Television has been a state privilege in Malaysia since independence from British rule in 1957 and instrumental in Malaysia’s attempt to fashion and display public culture. RTM (Radio Television Malaysia) has functioned as a state mouthpiece, since 1963, most often representing deep differences between ethnic groups, and in the process manufacturing sacred and non-sacred circuits of cultures. Under a one-party, Malay-dominated, national coalition rule since independence, state television tends to reflect Malay culture in hegemonic and monolithic terms, failing to represent diverse differences within and between various ethnic and indigenous groups in Malaysia. The article explores how the state strategizes public and private television in manufacturing a public culture, arguing that the Vision 2020 desire to create a public Malay(sian) culture for polyethnic and multireligious Malaysia seems a myth mediated through polarized spheres. If state television is public service broadcasting (PSB), then it is clear that it is a utopia yet to arrive in postcolonial nations such as Malaysia.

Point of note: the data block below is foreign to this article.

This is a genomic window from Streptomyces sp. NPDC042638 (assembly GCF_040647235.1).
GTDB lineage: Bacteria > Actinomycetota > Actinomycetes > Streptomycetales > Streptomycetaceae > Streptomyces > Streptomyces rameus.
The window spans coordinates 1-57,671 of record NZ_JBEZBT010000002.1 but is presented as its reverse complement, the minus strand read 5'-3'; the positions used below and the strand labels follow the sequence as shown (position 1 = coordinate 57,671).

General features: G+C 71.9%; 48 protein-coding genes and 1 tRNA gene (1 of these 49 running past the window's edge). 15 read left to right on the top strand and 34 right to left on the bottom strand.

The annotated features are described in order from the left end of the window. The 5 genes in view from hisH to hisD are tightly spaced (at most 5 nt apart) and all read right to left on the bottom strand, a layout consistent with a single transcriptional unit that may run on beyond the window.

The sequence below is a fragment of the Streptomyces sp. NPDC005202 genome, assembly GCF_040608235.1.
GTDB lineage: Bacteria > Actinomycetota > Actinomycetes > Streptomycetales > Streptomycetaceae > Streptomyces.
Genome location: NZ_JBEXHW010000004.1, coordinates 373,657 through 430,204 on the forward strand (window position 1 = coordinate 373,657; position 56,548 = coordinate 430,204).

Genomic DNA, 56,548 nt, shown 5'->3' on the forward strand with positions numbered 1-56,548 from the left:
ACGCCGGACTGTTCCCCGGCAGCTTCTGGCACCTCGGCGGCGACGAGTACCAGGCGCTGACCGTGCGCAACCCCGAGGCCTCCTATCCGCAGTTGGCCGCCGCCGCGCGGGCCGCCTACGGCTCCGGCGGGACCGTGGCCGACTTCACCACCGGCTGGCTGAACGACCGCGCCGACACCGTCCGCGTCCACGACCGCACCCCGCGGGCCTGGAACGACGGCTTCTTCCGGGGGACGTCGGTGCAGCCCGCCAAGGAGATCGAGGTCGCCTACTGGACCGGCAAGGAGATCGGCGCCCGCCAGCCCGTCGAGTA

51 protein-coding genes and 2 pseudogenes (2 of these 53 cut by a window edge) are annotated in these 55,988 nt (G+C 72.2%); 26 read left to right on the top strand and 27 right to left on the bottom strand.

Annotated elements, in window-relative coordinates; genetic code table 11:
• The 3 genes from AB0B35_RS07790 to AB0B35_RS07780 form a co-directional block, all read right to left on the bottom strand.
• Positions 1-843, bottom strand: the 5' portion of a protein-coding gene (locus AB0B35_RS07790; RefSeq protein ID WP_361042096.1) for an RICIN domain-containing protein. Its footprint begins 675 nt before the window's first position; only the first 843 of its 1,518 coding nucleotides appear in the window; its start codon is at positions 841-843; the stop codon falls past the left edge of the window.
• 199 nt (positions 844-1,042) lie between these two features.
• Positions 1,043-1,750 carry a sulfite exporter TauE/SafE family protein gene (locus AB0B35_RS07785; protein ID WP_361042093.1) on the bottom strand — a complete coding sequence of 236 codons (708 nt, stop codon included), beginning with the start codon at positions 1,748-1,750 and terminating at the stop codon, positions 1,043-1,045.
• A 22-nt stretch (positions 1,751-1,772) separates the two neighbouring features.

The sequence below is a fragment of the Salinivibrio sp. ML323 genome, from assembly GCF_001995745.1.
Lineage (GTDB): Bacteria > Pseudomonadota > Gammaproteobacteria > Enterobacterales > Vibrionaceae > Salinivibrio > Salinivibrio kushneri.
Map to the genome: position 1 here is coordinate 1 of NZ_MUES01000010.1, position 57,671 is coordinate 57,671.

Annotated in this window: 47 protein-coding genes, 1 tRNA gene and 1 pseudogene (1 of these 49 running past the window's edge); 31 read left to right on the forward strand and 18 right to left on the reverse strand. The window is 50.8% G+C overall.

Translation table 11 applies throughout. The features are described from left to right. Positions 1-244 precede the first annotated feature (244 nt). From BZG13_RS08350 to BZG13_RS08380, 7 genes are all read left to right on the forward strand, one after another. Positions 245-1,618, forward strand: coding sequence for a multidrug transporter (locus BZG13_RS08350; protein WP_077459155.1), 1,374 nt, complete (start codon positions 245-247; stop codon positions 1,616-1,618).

International Communication Gazette / Vol. 68, No. 4, pp.347-361